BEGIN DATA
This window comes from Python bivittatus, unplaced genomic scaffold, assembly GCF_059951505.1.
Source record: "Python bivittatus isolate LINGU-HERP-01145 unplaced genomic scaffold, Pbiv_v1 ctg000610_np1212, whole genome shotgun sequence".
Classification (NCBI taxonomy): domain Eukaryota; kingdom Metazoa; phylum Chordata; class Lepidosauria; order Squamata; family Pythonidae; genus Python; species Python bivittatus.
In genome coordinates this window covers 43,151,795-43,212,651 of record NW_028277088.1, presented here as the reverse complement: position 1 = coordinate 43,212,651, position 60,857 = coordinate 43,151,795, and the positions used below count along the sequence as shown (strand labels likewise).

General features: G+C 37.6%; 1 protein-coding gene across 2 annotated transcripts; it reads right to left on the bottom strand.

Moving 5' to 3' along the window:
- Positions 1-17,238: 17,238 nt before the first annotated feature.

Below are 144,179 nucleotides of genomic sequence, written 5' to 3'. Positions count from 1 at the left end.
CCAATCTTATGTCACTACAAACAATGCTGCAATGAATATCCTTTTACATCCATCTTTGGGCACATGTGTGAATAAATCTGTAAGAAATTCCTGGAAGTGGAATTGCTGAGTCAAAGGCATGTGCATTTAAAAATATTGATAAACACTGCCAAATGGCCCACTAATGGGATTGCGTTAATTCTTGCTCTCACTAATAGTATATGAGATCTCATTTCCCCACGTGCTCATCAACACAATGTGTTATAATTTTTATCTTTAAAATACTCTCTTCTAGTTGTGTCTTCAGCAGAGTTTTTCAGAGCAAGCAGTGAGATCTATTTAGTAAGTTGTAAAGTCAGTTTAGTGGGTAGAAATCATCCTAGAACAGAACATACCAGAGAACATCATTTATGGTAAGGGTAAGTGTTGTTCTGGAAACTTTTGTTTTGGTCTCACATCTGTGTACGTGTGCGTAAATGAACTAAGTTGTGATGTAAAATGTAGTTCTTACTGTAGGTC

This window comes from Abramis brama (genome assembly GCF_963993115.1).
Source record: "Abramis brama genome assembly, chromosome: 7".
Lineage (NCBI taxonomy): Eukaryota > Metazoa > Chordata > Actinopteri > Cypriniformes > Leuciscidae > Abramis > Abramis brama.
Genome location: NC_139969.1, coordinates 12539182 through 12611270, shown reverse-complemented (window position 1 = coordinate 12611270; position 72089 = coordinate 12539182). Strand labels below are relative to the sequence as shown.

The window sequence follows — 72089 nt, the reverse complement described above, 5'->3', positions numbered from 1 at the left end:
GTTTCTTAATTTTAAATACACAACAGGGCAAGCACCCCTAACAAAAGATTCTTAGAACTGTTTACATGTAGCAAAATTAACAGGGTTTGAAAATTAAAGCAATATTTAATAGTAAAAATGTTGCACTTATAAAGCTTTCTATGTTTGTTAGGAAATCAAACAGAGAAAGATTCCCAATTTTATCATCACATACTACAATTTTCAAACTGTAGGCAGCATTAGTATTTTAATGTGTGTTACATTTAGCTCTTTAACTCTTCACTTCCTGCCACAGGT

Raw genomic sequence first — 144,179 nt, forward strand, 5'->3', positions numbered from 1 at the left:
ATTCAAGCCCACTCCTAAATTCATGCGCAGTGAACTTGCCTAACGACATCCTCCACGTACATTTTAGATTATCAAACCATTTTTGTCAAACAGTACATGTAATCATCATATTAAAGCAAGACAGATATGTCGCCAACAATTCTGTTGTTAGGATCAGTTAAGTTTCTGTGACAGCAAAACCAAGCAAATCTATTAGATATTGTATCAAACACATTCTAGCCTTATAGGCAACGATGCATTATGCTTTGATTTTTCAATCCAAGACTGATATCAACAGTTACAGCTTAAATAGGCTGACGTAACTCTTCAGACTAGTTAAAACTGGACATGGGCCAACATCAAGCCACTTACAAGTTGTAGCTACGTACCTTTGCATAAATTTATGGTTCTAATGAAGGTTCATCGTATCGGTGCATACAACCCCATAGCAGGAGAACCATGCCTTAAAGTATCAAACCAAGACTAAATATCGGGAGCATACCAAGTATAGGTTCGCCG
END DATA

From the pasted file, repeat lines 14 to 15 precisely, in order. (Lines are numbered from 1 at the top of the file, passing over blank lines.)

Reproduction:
The window sequence follows — 72089 nt, the reverse complement described above, 5'->3', positions numbered from 1 at the left end:
GTTTCTTAATTTTAAATACACAACAGGGCAAGCACCCCTAACAAAAGATTCTTAGAACTGTTTACATGTAGCAAAATTAACAGGGTTTGAAAATTAAAGCAATATTTAATAGTAAAAATGTTGCACTTATAAAGCTTTCTATGTTTGTTAGGAAATCAAACAGAGAAAGATTCCCAATTTTATCATCACATACTACAATTTTCAAACTGTAGGCAGCATTAGTATTTTAATGTGTGTTACATTTAGCTCTTTAACTCTTCACTTCCTGCCACAGGT